And so the referendum campaign is upon us – we shall shortly be voting on whether to ratify the Lisbon treaty. The first sign of trouble ahead is the appearance of posters on every lamp post. First up were the anti-Lisbon group, COIR, and now the pro-Lisbon groups and parties have also got active. And so also the campaign themes are being fine-tuned and aired. And then we have the opinion polls in the newspapers.

The strangely disturbing thing about the Lisbon saga is the fog in which all discussion and debate seems to take place. Last time round, key players declared they had not read the treaty, or didn’t understand it. And others started to make claims about what was in it or connected with it which were colourful but, perhaps, didn’t owe very much to the Lisbon provisions. On the polling day I asked a number of people who had voted to tell me two things that were in the treaty. Several couldn’t name one, and most of the rest named things that were in fact not in the treaty, or associated with it, at all. In fact if I recall only one person gave me a nearly accurate answer.

When I taught law, one of my constant messages to students was to go to the primary texts. Notwithstanding what was said at the time of the last referendum, there is much in the treaty that is quite accessible. So let me try to help by referring to some of them. First, let’s give the treaty its title: it is the ‘Treaty of Lisbon amending the Treaty on European Union and the Treaty Establishing the European Community.’ You can find the text of the treaty here. And you might usefully go to the following pages: on page 13 you will find a statement of the aims and values of the EU under the treaty; on page 14, and then on pages 18-20, are some of the principles of governance of the EU. And if by then you are in the mood, just keep reading.

Of course if you believe some of the opponents of the treaty, there are evil things waiting to be inflicted upon us once the treaty is ratified, from a dramatic lowering of the minimum wage to unfettered abortion. None of this is in the treaty. Whether the two claims just cited are true would depend, in the first case, on new EU member states bullying and cajoling the rest of us into adopting their pay rates, and in the second on an unreasonable and highly unlikely approach of the European Court of Justice. But from the posters and the campaign theses, we can gather that the strategy of the opponents is to make our flesh creep. In fact, in the past yes campaigners have also been tempted by the scaremongering tactic, with warnings of dire consequences if we were to vote ‘No’; so far the approach there has been more positive.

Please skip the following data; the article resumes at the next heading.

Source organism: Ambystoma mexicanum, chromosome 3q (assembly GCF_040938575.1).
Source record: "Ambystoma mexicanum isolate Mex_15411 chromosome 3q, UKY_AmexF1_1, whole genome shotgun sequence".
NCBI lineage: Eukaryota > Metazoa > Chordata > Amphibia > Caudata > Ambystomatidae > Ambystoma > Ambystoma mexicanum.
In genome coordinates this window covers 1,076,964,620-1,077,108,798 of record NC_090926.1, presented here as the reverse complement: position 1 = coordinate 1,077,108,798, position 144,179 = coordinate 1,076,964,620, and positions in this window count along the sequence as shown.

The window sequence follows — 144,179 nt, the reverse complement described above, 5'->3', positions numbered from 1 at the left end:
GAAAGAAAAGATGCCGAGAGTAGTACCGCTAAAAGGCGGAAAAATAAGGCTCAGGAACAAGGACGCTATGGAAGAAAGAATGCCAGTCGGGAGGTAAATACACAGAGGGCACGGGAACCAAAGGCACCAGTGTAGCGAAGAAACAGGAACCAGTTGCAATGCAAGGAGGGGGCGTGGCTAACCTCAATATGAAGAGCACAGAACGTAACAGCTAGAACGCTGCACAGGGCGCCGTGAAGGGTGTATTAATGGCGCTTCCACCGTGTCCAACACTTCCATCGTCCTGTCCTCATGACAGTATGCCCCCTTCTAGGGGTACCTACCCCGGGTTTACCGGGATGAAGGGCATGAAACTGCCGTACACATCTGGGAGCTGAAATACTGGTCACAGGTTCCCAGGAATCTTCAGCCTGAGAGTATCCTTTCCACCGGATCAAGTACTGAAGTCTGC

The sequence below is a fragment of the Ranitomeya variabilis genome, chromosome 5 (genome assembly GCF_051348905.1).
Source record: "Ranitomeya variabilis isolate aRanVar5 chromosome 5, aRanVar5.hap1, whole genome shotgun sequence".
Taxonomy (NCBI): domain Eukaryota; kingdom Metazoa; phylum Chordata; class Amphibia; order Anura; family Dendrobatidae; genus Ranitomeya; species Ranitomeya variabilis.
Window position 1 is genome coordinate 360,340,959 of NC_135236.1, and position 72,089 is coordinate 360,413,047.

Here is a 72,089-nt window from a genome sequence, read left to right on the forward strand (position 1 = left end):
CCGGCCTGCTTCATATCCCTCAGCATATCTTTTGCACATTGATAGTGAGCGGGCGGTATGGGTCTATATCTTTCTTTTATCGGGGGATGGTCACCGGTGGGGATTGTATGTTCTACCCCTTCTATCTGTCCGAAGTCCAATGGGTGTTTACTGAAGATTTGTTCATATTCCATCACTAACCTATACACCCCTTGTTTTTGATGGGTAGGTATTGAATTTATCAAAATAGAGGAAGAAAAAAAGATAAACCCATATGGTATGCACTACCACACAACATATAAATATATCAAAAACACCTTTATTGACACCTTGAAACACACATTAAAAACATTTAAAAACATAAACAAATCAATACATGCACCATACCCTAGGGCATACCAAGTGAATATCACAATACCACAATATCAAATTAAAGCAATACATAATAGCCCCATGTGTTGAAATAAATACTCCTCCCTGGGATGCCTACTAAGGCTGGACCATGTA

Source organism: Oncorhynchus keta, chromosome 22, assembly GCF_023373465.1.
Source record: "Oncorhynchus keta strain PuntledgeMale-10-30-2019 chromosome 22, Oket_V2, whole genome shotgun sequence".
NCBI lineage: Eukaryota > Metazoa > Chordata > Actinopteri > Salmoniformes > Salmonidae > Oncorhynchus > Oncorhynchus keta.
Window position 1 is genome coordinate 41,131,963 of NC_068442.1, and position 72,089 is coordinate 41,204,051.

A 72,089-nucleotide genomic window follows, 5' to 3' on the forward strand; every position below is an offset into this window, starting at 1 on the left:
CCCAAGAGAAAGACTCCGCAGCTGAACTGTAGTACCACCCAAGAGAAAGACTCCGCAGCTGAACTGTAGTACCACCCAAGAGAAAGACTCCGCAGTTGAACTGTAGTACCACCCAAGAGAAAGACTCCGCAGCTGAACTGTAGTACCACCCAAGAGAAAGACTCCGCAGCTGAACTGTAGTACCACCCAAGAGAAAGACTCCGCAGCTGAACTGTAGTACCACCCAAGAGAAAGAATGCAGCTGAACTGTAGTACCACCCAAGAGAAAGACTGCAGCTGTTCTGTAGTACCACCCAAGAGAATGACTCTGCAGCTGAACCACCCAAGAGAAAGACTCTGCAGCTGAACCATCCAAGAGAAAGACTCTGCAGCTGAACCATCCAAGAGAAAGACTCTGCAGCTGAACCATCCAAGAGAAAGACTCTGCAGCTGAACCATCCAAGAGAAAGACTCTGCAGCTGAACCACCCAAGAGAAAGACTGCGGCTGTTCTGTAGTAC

But for those who want the treaty to be ratified, it is worth pointing out that they have a difficult subject – not because the treaty is unworthy, but because it makes for a dull read and doesn’t provide much material for a passionate campaign. A slogan of ‘Let’s look at the new article 3a’ doesn’t set the pulse racing. And in that setting, opponents can just assert that it means all sorts of horrible and life-threatening things. Brian Lenihan wisely remarked last time, if you’re explaining you’re losing.

As we’re in a democracy, in some ways how you vote is less important than that you vote, and so I would urge everyone to exercise this right. And as for the main parties to the debate, stick to the facts and forget about all the dramatic statements, hair-raising threats and creative interpretations.

And if you can find it in your hearts not to put up any more of these annoying posters, then I for one will be grateful.

The Europeans

November 25, 2008

Every so often the European Union conducts surveys to ascertain how the citizens in the member states feel about EU membership. The most recently published of these was conducted in the spring of this year (2008), and it has some interesting findings about Irish attitudes. We are amongst the most enthusiastic Europeans: 73 per cent of us believe that EU membership is a good thing – the second highest percentage in Europe, just behind the Netherlands at 75 per cent, and equal to the citizens of Luxembourg, and just ahead of the (aspirational) views of the people of the Former Yugoslav Republic of Macedonia, not yet in membership but feeling 72 per cent positive about the prospect. On the other end of the list, some of the newer member states have hardly got their foot in the door and their citizens have already become major Eurosceptics: only 29 per cent of Latvians, and 32 per cent of Hungarians, think their membership is good for the country.